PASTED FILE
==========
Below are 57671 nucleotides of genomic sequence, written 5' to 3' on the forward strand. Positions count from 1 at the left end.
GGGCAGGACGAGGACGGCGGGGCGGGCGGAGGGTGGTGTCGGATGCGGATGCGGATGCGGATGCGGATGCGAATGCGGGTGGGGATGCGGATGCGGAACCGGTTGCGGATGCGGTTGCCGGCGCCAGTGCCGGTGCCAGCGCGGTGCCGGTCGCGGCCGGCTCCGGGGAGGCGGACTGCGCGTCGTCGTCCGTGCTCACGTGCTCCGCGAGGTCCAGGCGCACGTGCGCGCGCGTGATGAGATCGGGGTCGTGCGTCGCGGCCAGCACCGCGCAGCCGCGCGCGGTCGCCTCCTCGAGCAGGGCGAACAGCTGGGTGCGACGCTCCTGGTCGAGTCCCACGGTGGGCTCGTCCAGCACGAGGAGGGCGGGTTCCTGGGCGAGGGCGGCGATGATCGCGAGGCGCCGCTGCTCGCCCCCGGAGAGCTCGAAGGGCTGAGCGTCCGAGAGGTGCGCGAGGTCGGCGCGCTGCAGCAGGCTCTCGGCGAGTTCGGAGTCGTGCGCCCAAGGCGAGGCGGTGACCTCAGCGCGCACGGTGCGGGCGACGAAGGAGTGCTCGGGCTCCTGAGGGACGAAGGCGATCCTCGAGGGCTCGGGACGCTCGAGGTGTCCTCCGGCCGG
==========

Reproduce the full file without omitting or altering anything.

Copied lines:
Below are 57671 nucleotides of genomic sequence, written 5' to 3' on the forward strand. Positions count from 1 at the left end.
GGGCAGGACGAGGACGGCGGGGCGGGCGGAGGGTGGTGTCGGATGCGGATGCGGATGCGGATGCGGATGCGAATGCGGGTGGGGATGCGGATGCGGAACCGGTTGCGGATGCGGTTGCCGGCGCCAGTGCCGGTGCCAGCGCGGTGCCGGTCGCGGCCGGCTCCGGGGAGGCGGACTGCGCGTCGTCGTCCGTGCTCACGTGCTCCGCGAGGTCCAGGCGCACGTGCGCGCGCGTGATGAGATCGGGGTCGTGCGTCGCGGCCAGCACCGCGCAGCCGCGCGCGGTCGCCTCCTCGAGCAGGGCGAACAGCTGGGTGCGACGCTCCTGGTCGAGTCCCACGGTGGGCTCGTCCAGCACGAGGAGGGCGGGTTCCTGGGCGAGGGCGGCGATGATCGCGAGGCGCCGCTGCTCGCCCCCGGAGAGCTCGAAGGGCTGAGCGTCCGAGAGGTGCGCGAGGTCGGCGCGCTGCAGCAGGCTCTCGGCGAGTTCGGAGTCGTGCGCCCAAGGCGAGGCGGTGACCTCAGCGCGCACGGTGCGGGCGACGAAGGAGTGCTCGGGCTCCTGAGGGACGAAGGCGATCCTCGAGGGCTCGGGACGCTCGAGGTGTCCTCCGGCCGG